Resolving to finish reading a novel, staying true to your punk style, or dedicating your life to an artistic project: these are examples of aesthetic commitments. I develop an account of the nature of such commitments, and I argue that they are significant insofar as they help us manage the temporally extended nature of our aesthetic agency and our relationships with aesthetic objects. At the same time, focusing on aesthetic commitments can give us a better grasp on the nature of (...)
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  19. Player Engagement with Games: Formal Reliefs and Representation Checks.Karl Egerton - 2022 - Journal of Aesthetics and Art Criticism 80 (1):95-104.
    Alongside the direct parallels and contrasts between traditional narrative fiction and games, there lie certain partial analogies that provide their own insights. This article begins by examining a direct parallel between narrative fiction and games—the role of fictional reliefs and reality checks in shaping aesthetic engagement—before arguing that from this a partial analogy can be developed stemming from a feature that distinguishes most games from most traditional fictions: the presence of rules. The relation between rules and fiction in games has (...)
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  20. Relación entre valor económico y valor estético en la obra de arte contemporánea. Una aproximación.José Ramón Fabelo Corzo - 2022 - In Alberto López Cuenca & Fernando Huesca Ramón (eds.), Investigaciones actuales en Estética y Arte. Entre la representación y su desbordamiento. pp. 263-272.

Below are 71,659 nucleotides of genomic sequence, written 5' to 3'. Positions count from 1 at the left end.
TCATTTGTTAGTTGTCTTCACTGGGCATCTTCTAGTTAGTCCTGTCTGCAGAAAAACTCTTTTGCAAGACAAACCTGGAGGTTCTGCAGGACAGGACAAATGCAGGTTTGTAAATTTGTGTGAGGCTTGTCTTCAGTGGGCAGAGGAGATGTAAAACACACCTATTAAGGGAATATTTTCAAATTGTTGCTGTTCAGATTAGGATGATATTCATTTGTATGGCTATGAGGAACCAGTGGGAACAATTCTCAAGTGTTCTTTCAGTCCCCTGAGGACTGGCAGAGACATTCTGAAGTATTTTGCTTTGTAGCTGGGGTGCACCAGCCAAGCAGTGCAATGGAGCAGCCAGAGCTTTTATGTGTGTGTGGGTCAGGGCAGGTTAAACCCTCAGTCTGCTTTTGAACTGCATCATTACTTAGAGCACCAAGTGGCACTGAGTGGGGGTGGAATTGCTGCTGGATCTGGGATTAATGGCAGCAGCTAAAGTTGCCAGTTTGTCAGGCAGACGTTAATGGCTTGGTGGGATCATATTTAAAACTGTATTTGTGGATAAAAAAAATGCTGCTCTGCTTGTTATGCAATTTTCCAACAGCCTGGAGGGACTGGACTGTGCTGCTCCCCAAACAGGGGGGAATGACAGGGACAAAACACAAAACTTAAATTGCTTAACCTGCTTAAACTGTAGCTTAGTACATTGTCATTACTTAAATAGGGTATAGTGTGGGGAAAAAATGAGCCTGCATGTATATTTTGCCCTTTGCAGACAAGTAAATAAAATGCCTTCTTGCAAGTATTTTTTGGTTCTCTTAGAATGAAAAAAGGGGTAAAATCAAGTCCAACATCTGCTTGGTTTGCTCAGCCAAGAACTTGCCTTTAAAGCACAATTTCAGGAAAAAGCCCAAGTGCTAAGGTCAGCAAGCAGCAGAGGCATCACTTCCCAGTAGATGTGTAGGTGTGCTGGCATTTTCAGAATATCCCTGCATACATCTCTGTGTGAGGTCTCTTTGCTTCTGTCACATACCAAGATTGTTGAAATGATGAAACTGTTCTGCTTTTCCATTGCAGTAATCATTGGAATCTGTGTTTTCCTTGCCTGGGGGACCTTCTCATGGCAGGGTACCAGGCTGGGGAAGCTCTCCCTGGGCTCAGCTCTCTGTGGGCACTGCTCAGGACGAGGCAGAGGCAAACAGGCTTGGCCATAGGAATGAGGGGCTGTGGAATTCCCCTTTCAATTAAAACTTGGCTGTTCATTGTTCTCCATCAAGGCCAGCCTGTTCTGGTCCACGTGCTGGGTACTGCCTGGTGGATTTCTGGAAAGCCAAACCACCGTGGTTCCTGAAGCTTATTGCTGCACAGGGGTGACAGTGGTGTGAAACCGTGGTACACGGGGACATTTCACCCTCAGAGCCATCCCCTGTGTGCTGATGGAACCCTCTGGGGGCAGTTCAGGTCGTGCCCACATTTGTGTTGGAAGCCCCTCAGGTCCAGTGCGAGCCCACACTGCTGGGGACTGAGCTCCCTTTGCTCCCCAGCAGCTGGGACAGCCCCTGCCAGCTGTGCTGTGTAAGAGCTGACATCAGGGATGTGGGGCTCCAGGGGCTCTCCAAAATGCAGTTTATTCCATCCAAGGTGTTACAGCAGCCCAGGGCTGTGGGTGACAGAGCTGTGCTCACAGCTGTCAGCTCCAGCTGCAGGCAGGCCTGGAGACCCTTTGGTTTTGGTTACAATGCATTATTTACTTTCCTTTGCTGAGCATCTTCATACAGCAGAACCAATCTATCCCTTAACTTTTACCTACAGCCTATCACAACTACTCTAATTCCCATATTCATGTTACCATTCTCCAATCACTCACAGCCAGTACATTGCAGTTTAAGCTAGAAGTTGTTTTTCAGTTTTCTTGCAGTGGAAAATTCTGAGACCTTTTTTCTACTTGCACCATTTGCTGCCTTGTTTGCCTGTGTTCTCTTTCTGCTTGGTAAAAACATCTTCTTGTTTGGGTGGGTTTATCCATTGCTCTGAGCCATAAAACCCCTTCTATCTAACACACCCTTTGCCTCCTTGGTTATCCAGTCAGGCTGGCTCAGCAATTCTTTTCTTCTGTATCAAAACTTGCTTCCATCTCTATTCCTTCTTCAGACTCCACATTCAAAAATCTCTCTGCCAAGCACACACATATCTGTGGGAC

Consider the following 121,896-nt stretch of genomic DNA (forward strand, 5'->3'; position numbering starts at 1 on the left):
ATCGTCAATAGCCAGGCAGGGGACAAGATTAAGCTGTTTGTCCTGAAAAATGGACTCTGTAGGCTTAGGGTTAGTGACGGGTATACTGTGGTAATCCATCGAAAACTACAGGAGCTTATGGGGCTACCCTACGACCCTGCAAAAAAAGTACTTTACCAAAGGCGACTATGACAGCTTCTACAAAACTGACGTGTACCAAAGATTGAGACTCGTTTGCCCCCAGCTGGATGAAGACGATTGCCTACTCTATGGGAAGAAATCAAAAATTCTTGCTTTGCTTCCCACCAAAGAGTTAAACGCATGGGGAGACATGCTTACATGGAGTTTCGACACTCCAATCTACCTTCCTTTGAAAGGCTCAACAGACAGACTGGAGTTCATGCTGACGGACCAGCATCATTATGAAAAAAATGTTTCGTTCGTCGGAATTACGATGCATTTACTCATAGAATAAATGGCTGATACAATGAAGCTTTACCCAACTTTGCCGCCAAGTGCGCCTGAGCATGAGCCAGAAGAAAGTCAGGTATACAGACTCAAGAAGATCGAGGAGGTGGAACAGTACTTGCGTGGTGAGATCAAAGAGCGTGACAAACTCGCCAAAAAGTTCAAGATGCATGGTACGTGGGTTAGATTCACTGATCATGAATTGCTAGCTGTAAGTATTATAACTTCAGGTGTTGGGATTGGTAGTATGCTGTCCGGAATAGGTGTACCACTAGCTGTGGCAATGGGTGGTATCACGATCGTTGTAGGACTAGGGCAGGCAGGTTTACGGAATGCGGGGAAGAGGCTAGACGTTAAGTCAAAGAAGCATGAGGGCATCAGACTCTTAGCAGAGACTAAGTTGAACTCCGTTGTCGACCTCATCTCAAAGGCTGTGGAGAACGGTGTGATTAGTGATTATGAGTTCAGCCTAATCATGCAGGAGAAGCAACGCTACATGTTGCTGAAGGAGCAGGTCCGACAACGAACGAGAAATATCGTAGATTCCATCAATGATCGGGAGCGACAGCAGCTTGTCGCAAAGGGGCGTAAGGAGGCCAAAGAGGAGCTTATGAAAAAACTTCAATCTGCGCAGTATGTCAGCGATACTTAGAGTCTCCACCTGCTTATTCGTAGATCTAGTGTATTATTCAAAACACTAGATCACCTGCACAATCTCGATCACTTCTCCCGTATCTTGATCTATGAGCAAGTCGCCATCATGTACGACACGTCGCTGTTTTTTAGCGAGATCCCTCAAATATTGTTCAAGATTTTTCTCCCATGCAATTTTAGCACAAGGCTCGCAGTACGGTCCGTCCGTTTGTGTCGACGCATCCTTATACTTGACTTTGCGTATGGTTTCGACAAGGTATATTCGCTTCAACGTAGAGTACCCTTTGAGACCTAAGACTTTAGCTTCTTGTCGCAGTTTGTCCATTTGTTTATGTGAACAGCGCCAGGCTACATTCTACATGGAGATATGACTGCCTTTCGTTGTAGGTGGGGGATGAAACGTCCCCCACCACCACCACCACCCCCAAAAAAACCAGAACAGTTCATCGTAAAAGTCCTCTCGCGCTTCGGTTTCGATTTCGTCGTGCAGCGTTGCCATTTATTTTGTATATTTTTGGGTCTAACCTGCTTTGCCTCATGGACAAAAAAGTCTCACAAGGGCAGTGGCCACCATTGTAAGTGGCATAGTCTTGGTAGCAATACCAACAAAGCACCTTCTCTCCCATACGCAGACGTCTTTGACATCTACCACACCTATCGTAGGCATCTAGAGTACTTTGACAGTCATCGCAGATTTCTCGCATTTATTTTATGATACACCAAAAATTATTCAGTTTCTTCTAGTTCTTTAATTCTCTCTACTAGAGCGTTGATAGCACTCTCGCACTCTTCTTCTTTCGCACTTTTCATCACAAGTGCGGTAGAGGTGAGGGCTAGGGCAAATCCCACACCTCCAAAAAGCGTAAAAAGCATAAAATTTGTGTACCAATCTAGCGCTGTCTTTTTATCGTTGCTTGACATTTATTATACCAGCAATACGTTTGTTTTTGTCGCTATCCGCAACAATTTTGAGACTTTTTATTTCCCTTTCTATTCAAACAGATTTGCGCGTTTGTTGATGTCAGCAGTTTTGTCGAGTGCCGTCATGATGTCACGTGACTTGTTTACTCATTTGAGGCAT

El valor económico del objeto artístico está dado por el costo de su producción y las fluctuaciones del mercado, además de otros elementos axiológicos en cada caso. Pero ¿es este precio, el representante fiel de su valor estético? ¿El valor económico es directamente proporcional a su valor estético? ¿Su valor de uso corresponde a su valor de cambio? Los problemas de precio y valor nos redirigen a cuestiones más humanas y culturales, no solo a los análisis de costo y beneficio, (...)
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  21. Holism, Particularity, and the Vividness of Life.August Gorman - 2022 - The Journal of Ethics (3):1-15.
    John Martin Fischer’s Death, Immortality, and Meaning in Life puts forth a view that individual experiences could provide us with sources of endless fascination, motivation, and value if only we could live forever to continue to enjoy them. In this article I advocate for more caution about embracing this picture by pointing to three points of tension in Fischer's book. First, I argue that taking meaningfulness in life to be holistic is not compatible with the view immortal lives would be (...)
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  22. The Aesthetic Achievement and Cognitive Value of Empathy for Rough Heroes.William Kidder - 2022 - Journal of Value Inquiry 56 (2).